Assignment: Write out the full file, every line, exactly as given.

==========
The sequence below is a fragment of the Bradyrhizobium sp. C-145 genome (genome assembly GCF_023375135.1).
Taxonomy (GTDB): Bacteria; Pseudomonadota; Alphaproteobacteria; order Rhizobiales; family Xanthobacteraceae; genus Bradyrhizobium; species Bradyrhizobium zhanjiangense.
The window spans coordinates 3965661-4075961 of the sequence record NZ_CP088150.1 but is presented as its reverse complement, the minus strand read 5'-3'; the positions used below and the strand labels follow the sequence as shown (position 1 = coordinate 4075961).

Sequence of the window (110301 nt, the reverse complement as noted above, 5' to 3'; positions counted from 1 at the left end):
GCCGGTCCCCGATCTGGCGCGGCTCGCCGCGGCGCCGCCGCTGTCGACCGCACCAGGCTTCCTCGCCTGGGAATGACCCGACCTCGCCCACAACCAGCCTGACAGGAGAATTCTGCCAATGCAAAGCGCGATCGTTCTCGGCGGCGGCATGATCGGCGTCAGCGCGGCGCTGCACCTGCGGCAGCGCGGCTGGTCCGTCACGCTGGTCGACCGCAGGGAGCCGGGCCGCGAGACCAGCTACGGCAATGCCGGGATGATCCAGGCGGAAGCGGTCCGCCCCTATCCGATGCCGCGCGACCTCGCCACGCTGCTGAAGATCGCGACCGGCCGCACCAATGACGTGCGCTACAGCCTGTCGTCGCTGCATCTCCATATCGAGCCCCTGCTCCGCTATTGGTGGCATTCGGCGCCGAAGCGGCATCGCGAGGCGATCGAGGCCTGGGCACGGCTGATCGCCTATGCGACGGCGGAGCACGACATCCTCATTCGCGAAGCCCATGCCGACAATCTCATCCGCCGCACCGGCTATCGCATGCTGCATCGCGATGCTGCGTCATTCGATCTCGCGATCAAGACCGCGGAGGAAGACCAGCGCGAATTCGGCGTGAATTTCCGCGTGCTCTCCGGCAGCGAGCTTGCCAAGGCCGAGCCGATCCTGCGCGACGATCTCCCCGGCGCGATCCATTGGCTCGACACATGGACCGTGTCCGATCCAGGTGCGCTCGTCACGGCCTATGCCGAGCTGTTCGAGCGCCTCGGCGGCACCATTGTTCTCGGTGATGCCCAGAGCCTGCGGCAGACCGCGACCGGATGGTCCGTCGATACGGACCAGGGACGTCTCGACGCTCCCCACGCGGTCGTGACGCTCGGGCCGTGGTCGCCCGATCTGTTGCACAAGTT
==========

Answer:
The sequence below is a fragment of the Bradyrhizobium sp. C-145 genome (genome assembly GCF_023375135.1).
Taxonomy (GTDB): Bacteria; Pseudomonadota; Alphaproteobacteria; order Rhizobiales; family Xanthobacteraceae; genus Bradyrhizobium; species Bradyrhizobium zhanjiangense.
The window spans coordinates 3965661-4075961 of the sequence record NZ_CP088150.1 but is presented as its reverse complement, the minus strand read 5'-3'; the positions used below and the strand labels follow the sequence as shown (position 1 = coordinate 4075961).

Sequence of the window (110301 nt, the reverse complement as noted above, 5' to 3'; positions counted from 1 at the left end):
GCCGGTCCCCGATCTGGCGCGGCTCGCCGCGGCGCCGCCGCTGTCGACCGCACCAGGCTTCCTCGCCTGGGAATGACCCGACCTCGCCCACAACCAGCCTGACAGGAGAATTCTGCCAATGCAAAGCGCGATCGTTCTCGGCGGCGGCATGATCGGCGTCAGCGCGGCGCTGCACCTGCGGCAGCGCGGCTGGTCCGTCACGCTGGTCGACCGCAGGGAGCCGGGCCGCGAGACCAGCTACGGCAATGCCGGGATGATCCAGGCGGAAGCGGTCCGCCCCTATCCGATGCCGCGCGACCTCGCCACGCTGCTGAAGATCGCGACCGGCCGCACCAATGACGTGCGCTACAGCCTGTCGTCGCTGCATCTCCATATCGAGCCCCTGCTCCGCTATTGGTGGCATTCGGCGCCGAAGCGGCATCGCGAGGCGATCGAGGCCTGGGCACGGCTGATCGCCTATGCGACGGCGGAGCACGACATCCTCATTCGCGAAGCCCATGCCGACAATCTCATCCGCCGCACCGGCTATCGCATGCTGCATCGCGATGCTGCGTCATTCGATCTCGCGATCAAGACCGCGGAGGAAGACCAGCGCGAATTCGGCGTGAATTTCCGCGTGCTCTCCGGCAGCGAGCTTGCCAAGGCCGAGCCGATCCTGCGCGACGATCTCCCCGGCGCGATCCATTGGCTCGACACATGGACCGTGTCCGATCCAGGTGCGCTCGTCACGGCCTATGCCGAGCTGTTCGAGCGCCTCGGCGGCACCATTGTTCTCGGTGATGCCCAGAGCCTGCGGCAGACCGCGACCGGATGGTCCGTCGATACGGACCAGGGACGTCTCGACGCTCCCCACGCGGTCGTGACGCTCGGGCCGTGGTCGCCCGATCTGTTGCACAAGTT